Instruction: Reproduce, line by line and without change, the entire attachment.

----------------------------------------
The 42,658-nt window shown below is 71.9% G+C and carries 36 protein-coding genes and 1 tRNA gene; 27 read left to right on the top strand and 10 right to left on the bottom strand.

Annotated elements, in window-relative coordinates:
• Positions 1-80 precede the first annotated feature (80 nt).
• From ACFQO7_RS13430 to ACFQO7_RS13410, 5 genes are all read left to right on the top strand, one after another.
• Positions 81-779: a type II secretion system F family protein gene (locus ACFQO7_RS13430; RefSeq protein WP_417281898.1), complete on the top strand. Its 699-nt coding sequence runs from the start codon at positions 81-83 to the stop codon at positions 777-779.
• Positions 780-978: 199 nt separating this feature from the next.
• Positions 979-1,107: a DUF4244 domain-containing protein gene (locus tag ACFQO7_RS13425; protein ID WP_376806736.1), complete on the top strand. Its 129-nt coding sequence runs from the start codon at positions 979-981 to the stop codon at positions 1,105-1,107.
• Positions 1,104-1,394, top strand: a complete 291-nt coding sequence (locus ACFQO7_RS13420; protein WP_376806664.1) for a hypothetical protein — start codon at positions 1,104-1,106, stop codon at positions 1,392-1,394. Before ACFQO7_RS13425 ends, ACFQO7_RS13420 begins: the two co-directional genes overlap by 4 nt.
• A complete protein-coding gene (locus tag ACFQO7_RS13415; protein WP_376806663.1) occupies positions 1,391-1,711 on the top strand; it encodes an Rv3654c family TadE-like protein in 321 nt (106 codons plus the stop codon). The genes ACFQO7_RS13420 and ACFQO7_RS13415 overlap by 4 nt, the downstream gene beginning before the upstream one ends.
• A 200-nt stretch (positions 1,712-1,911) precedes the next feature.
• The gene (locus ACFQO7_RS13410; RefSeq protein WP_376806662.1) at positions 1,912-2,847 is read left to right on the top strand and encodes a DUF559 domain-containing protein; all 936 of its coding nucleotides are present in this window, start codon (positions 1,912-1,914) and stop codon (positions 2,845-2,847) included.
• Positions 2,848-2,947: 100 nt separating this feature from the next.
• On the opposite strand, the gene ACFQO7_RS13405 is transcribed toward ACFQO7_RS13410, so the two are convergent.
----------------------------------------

The 42,658-nt window shown below is 71.9% G+C and carries 36 protein-coding genes and 1 tRNA gene; 27 read left to right on the top strand and 10 right to left on the bottom strand.

Annotated elements, in window-relative coordinates:
• Positions 1-80 precede the first annotated feature (80 nt).
• From ACFQO7_RS13430 to ACFQO7_RS13410, 5 genes are all read left to right on the top strand, one after another.
• Positions 81-779: a type II secretion system F family protein gene (locus ACFQO7_RS13430; RefSeq protein WP_417281898.1), complete on the top strand. Its 699-nt coding sequence runs from the start codon at positions 81-83 to the stop codon at positions 777-779.
• Positions 780-978: 199 nt separating this feature from the next.
• Positions 979-1,107: a DUF4244 domain-containing protein gene (locus tag ACFQO7_RS13425; protein ID WP_376806736.1), complete on the top strand. Its 129-nt coding sequence runs from the start codon at positions 979-981 to the stop codon at positions 1,105-1,107.
• Positions 1,104-1,394, top strand: a complete 291-nt coding sequence (locus ACFQO7_RS13420; protein WP_376806664.1) for a hypothetical protein — start codon at positions 1,104-1,106, stop codon at positions 1,392-1,394. Before ACFQO7_RS13425 ends, ACFQO7_RS13420 begins: the two co-directional genes overlap by 4 nt.
• A complete protein-coding gene (locus tag ACFQO7_RS13415; protein WP_376806663.1) occupies positions 1,391-1,711 on the top strand; it encodes an Rv3654c family TadE-like protein in 321 nt (106 codons plus the stop codon). The genes ACFQO7_RS13420 and ACFQO7_RS13415 overlap by 4 nt, the downstream gene beginning before the upstream one ends.
• A 200-nt stretch (positions 1,712-1,911) precedes the next feature.
• The gene (locus ACFQO7_RS13410; RefSeq protein WP_376806662.1) at positions 1,912-2,847 is read left to right on the top strand and encodes a DUF559 domain-containing protein; all 936 of its coding nucleotides are present in this window, start codon (positions 1,912-1,914) and stop codon (positions 2,845-2,847) included.
• Positions 2,848-2,947: 100 nt separating this feature from the next.
• On the opposite strand, the gene ACFQO7_RS13405 is transcribed toward ACFQO7_RS13410, so the two are convergent.